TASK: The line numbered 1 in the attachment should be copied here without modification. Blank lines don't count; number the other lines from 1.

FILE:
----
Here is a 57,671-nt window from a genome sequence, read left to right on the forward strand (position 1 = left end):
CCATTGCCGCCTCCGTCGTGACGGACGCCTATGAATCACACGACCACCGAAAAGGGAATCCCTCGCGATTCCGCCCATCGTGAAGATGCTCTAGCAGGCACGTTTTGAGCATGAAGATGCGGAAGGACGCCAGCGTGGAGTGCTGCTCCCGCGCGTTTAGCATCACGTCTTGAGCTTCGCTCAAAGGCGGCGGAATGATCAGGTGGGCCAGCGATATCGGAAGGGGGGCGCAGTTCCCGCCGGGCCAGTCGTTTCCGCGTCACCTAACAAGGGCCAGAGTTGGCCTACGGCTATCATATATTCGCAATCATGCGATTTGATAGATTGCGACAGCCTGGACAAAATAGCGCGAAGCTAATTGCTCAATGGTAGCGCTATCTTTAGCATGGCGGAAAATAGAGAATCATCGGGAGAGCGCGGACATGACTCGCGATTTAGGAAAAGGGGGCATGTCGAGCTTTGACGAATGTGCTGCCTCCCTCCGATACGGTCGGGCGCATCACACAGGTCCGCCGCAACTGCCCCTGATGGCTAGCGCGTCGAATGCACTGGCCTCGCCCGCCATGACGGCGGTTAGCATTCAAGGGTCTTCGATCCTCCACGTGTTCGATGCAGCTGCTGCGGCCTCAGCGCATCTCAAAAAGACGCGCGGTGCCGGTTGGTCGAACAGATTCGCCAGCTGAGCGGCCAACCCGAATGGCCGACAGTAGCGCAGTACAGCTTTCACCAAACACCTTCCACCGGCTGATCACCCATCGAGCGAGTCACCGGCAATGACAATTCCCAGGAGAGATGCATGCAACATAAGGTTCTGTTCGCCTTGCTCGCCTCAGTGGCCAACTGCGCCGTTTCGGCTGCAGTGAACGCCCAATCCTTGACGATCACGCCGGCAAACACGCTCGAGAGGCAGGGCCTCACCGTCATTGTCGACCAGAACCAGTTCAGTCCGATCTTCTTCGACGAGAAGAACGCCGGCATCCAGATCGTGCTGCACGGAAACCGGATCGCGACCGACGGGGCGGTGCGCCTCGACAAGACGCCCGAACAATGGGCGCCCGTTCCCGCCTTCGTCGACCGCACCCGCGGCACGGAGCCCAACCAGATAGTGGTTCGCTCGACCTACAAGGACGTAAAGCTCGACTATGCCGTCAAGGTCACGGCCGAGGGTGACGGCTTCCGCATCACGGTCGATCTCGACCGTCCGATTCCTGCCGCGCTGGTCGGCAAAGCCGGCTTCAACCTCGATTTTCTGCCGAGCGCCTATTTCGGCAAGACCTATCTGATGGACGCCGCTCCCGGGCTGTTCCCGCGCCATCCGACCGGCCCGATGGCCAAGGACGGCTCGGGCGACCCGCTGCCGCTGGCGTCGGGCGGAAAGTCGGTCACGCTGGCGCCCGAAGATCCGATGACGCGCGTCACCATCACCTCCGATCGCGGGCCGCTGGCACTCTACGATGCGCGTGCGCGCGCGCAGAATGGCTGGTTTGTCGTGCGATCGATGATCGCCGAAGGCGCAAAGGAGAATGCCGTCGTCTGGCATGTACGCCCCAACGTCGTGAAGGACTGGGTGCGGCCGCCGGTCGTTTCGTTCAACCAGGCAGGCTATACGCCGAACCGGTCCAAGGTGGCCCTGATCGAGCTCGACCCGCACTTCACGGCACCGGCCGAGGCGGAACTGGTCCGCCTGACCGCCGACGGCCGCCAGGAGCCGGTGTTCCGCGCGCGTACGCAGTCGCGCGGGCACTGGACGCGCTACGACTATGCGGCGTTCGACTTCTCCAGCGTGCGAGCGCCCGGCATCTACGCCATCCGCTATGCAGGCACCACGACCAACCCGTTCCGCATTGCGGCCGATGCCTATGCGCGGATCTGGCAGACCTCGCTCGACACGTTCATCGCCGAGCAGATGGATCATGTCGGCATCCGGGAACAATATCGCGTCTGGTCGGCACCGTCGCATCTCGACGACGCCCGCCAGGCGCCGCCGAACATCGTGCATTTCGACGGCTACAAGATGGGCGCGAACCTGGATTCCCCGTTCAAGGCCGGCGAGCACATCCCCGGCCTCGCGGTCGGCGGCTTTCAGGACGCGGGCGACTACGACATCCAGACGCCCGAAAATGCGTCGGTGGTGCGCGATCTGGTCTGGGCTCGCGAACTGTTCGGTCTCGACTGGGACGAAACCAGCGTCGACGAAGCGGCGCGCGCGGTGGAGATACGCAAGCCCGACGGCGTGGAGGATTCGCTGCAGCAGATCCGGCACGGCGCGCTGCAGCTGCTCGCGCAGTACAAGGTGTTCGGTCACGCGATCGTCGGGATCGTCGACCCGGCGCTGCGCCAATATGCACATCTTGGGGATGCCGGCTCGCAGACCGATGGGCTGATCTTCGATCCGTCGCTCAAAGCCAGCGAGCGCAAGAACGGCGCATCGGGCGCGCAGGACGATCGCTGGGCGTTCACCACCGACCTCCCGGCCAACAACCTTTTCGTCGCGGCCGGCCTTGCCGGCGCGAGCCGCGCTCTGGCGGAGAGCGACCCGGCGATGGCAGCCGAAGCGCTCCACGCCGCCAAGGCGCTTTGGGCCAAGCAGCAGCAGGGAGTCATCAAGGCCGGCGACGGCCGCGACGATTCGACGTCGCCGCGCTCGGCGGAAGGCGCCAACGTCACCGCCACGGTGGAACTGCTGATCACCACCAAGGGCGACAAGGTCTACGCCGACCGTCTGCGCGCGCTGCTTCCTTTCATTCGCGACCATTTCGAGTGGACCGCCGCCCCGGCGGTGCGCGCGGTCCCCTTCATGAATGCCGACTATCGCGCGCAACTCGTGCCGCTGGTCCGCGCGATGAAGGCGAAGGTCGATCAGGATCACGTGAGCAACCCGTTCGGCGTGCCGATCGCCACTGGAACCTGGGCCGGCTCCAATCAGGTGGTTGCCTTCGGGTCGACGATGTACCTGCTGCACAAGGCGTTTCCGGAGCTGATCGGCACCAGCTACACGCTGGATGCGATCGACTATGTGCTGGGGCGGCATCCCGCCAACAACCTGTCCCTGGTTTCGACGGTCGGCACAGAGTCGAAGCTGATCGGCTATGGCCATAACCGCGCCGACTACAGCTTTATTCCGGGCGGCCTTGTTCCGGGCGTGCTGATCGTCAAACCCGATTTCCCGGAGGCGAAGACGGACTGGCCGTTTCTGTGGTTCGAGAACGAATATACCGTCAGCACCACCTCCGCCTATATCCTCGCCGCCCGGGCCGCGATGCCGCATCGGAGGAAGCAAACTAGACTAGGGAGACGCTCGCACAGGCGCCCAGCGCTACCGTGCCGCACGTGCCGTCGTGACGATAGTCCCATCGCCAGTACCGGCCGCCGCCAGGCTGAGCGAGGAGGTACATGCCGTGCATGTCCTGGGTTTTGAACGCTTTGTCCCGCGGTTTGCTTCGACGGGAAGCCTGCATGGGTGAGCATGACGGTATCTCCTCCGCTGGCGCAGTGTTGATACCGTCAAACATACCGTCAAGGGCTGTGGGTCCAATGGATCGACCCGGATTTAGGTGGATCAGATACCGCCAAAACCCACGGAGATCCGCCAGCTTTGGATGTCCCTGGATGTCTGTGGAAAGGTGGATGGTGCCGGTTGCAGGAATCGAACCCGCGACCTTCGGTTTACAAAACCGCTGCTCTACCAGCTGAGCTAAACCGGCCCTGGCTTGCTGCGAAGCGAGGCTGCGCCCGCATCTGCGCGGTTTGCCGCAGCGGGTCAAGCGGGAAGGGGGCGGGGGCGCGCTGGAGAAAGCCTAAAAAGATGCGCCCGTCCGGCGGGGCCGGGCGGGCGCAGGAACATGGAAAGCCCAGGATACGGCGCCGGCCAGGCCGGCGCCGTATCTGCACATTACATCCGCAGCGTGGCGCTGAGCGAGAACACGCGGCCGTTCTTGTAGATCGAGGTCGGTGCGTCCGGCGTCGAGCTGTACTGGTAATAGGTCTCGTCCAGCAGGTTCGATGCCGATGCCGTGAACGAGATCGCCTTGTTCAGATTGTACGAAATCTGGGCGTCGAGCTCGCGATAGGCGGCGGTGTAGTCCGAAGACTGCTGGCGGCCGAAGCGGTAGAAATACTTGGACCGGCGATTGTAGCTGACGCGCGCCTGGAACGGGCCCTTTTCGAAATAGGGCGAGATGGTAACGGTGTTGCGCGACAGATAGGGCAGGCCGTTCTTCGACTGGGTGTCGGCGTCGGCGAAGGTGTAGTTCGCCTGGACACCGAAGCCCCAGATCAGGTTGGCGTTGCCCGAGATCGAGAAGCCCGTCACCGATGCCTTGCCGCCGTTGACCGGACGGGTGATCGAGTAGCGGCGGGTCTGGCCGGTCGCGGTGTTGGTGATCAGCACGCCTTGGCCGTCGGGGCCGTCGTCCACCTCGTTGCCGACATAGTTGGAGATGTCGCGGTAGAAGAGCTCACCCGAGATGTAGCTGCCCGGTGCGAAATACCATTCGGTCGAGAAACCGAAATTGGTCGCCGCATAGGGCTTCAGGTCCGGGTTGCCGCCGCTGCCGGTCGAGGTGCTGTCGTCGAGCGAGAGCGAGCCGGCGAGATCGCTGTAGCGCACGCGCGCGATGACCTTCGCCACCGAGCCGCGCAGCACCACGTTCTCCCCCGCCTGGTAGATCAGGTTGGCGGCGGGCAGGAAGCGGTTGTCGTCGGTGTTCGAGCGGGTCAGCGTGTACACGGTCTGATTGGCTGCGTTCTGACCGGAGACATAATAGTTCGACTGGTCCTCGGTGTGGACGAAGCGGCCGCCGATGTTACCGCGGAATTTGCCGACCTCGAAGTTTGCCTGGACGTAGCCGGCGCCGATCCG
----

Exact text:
Here is a 57,671-nt window from a genome sequence, read left to right on the forward strand (position 1 = left end):